Joscha: I think that this approach that you just sketched is the absence of alignment. It’s just you let evolution drip and see what comes out of it. I think there is another point about alignment. There is another fourth way, and this is when you think about how people a align themselves, they don’t just do this via coercion or regulation. There is a more important way in which we align with each other and we call this love. There is a bond between mother and child, between friends, but also between strangers that discover that they’re serving a shared sacredness, a shared need for transcendence, which means service to next level agent that they want to be part of and that they facilitate by interacting.

And this kind of love is what enables non-transactional relationships. In a world where you don’t have this, you have only coercion and transactional relationships. And in a world where we only have coercion and transactional relationships with AI, it means that it’s quite likely that the AI thinks that it doesn’t need us. Why would it need to pay for our own existence, or not use the areas that we use to for fields to feed ourselves, to put up solar cells to feed it, right? So, I think that in some sense the question is can we embrace systems that become increasingly intelligent and that at some point will probably develop volition and self-awareness in a way that we discover the shared need for transcendence.

Can we make them this subtle? And can we build a relationship like this to them? Basically I think that ultimately the only way in which we can sustainably hope to align artificial intelligent agents in the long run will be love. It will not be coercion. It sounds maybe very romantic, but I think that we can find a very operational sense of love as we did in the past when we built societies that were not built on coercion and transactionality.

Jim: And there’s another appears to be primate innate characteristic that might be useful as well, which is fairness. There’s the experiments where a monkey is happy to continue to do work in return for pieces of cucumber, but as soon as it sees another monkey next to him getting paid in grapes, and the monkey’s like, “Grapes are better than cucumbers,” the monkey that’s doing the work for cucumbers gets mad and stops and refuses to do it.

And there’s a big body of cross-cultural work by guys like Sam Bowles and Herb Gintis that do these money games across all kinds of different societies around the world. And while they find that societies differ in their approaches to fairness, there does seem to be an underlying sense of fairness in our primate structure that manifests itself in all kinds of conditions. You think fairness is something else we might be able to inculcate into our AGI offspring?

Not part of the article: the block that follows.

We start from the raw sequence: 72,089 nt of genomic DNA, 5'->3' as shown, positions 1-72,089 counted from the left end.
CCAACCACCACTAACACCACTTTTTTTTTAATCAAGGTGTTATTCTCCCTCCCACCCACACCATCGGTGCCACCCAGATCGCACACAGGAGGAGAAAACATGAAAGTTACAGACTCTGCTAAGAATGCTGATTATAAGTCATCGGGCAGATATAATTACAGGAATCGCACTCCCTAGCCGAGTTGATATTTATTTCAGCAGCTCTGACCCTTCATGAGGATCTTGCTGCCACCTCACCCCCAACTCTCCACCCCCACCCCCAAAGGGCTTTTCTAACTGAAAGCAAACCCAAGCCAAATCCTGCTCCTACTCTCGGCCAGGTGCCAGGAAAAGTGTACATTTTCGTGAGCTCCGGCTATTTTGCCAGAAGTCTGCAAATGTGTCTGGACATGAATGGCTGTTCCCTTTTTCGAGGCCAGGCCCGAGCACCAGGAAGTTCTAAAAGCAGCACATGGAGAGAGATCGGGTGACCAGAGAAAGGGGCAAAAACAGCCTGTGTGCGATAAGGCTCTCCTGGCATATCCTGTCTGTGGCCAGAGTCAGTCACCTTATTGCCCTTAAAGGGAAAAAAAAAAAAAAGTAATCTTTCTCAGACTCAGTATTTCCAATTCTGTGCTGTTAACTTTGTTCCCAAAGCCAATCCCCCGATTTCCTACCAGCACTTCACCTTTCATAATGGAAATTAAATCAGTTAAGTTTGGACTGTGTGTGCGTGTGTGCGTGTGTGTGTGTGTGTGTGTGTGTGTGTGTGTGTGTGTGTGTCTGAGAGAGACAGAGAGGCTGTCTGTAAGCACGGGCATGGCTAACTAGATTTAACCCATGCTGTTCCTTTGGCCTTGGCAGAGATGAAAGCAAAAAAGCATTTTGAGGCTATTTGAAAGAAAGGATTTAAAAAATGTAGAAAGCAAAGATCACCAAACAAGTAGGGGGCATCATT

Joscha: The difficulty with notions like fairness and justice is that they depend on the balances that you project into the world. And is it fair if a mountain lion eats a rabbit? Is it fair that the strong get more than the weak? It’s a difficult question. It depends on how you look at the world. And if you have a system that is much stronger than people are, that basically relates to you in the same way as the mountain lion relates to the rabbit, then you might say it’s not unfair that it eats you, because that’s its nature and also what it can do. And it would starve if it wouldn’t, or it would be diminished or it would remain below its capabilities.

And so basically fairness is an expression of a certain balance that exists in a certain regulation context that you already assume. The monkey gets angry at the other monkey, not least because the other monkey is in the position where he takes more than he can afford to, because the other monkey can get back at him. So, the justice in the group of monkeys depends on their rank, on their status and so on and on the power that they have. And it gets corrected if the relationships that they have do not reflect these imbalances or balances.

Jim: That makes some sense. So, let’s dig in a little bit if you’re ready for this, what might love mean to a very advanced computational system?

Joscha: First of all, it requires that the system is self-aware and it requires that the system is recognizing higher level agency. And if you want to build a system that is composed of multiple agents, how do you get them to cooperate? It’s a very interesting question. Basically how can you make a society of mind out of multiple agents that are autonomous? And a philosopher who thought deeply about this was Thomas Aquinas, foremost philosopher of Catholicism, and he wrote about this. And you read his text, it’s quite interesting the thoughts that you find when you look and parse his text from an entirely rationalist epistemology. What you find is that he comes up with policies that such agents should follow. And the first four policies he calls the rational policies or the practical virtues, and these practical virtues are basically accessible to every rational agent regardless of whether it’s sociopathic or not, or whether it’s social.